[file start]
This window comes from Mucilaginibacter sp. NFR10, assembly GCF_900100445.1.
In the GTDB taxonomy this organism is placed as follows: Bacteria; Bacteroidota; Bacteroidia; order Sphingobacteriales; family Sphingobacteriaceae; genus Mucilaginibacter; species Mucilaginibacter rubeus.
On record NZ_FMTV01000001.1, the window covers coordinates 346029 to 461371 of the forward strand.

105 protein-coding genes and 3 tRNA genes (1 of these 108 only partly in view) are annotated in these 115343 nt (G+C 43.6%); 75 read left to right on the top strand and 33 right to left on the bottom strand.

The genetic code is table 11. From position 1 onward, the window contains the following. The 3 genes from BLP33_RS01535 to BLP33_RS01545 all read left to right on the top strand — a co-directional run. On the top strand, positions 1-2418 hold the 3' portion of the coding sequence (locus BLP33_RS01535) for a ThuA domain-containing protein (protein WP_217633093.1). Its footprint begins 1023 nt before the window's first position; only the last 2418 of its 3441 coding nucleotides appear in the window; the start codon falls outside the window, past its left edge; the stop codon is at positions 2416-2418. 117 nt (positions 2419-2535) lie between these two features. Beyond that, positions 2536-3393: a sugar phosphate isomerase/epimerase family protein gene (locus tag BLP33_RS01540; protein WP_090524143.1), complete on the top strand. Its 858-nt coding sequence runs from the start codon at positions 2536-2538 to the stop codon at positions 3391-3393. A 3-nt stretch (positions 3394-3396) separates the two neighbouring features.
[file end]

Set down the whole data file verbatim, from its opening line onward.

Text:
This window comes from Mucilaginibacter sp. NFR10, assembly GCF_900100445.1.
In the GTDB taxonomy this organism is placed as follows: Bacteria; Bacteroidota; Bacteroidia; order Sphingobacteriales; family Sphingobacteriaceae; genus Mucilaginibacter; species Mucilaginibacter rubeus.
On record NZ_FMTV01000001.1, the window covers coordinates 346029 to 461371 of the forward strand.

105 protein-coding genes and 3 tRNA genes (1 of these 108 only partly in view) are annotated in these 115343 nt (G+C 43.6%); 75 read left to right on the top strand and 33 right to left on the bottom strand.

The genetic code is table 11. From position 1 onward, the window contains the following. The 3 genes from BLP33_RS01535 to BLP33_RS01545 all read left to right on the top strand — a co-directional run. On the top strand, positions 1-2418 hold the 3' portion of the coding sequence (locus BLP33_RS01535) for a ThuA domain-containing protein (protein WP_217633093.1). Its footprint begins 1023 nt before the window's first position; only the last 2418 of its 3441 coding nucleotides appear in the window; the start codon falls outside the window, past its left edge; the stop codon is at positions 2416-2418. 117 nt (positions 2419-2535) lie between these two features. Beyond that, positions 2536-3393: a sugar phosphate isomerase/epimerase family protein gene (locus tag BLP33_RS01540; protein WP_090524143.1), complete on the top strand. Its 858-nt coding sequence runs from the start codon at positions 2536-2538 to the stop codon at positions 3391-3393. A 3-nt stretch (positions 3394-3396) separates the two neighbouring features.